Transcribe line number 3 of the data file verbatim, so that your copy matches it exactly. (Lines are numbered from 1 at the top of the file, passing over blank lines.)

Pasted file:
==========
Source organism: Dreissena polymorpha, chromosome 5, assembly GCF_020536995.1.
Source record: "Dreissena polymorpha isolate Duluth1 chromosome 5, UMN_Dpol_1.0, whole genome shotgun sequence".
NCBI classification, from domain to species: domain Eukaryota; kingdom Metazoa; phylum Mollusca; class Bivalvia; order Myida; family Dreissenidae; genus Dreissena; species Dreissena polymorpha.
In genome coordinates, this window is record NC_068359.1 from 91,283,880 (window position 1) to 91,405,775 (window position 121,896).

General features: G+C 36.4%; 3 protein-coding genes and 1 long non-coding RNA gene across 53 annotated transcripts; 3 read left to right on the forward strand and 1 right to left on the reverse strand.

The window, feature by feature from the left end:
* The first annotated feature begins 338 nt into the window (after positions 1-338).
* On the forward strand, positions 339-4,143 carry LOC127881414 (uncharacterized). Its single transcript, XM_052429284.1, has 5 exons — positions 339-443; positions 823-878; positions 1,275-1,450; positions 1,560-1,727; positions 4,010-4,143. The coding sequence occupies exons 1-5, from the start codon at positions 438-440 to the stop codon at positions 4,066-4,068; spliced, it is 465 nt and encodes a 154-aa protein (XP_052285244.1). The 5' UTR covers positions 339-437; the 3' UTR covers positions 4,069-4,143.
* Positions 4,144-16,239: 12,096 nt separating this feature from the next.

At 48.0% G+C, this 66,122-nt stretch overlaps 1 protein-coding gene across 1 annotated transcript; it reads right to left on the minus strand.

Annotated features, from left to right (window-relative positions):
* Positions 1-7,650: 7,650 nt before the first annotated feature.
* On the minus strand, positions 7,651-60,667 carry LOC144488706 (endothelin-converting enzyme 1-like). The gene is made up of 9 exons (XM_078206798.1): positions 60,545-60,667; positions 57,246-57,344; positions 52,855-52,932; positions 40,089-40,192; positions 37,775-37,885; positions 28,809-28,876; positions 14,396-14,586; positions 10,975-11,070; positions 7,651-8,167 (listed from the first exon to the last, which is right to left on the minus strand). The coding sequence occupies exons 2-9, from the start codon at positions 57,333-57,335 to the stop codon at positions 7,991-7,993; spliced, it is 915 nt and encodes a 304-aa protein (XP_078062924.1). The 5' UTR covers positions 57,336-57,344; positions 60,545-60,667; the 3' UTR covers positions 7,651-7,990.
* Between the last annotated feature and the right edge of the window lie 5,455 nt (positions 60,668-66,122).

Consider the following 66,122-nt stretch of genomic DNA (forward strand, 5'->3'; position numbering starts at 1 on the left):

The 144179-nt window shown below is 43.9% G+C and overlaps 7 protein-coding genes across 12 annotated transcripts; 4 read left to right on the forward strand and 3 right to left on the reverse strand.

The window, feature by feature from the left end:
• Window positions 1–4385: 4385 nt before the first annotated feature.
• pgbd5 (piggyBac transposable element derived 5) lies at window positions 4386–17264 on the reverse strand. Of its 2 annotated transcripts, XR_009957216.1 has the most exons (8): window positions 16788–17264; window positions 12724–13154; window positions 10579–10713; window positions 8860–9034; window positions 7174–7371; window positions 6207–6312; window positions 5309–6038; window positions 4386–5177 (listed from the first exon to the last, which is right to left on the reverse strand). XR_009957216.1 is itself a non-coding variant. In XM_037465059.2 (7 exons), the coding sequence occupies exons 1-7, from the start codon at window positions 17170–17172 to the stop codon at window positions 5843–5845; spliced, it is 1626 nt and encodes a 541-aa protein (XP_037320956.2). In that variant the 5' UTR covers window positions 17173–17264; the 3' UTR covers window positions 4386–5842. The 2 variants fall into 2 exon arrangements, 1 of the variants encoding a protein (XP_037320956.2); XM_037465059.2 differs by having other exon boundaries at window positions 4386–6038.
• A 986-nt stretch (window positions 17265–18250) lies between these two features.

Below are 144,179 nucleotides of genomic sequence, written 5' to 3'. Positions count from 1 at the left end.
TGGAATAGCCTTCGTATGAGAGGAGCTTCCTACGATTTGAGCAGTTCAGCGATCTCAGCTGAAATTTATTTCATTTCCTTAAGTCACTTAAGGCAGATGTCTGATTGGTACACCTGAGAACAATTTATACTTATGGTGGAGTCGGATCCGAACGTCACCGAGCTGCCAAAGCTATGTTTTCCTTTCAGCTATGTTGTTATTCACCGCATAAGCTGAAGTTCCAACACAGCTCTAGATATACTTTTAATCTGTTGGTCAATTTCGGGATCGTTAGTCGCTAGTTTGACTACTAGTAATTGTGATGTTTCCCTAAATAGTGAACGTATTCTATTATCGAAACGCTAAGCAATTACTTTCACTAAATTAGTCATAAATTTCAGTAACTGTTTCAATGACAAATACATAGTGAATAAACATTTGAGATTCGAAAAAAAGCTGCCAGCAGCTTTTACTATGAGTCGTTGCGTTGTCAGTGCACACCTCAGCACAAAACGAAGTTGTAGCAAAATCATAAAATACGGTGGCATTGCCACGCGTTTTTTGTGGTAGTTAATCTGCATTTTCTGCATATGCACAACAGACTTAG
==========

NCBI classification, from domain to species: domain Eukaryota; kingdom Metazoa; phylum Mollusca; class Bivalvia; order Myida; family Dreissenidae; genus Dreissena; species Dreissena polymorpha.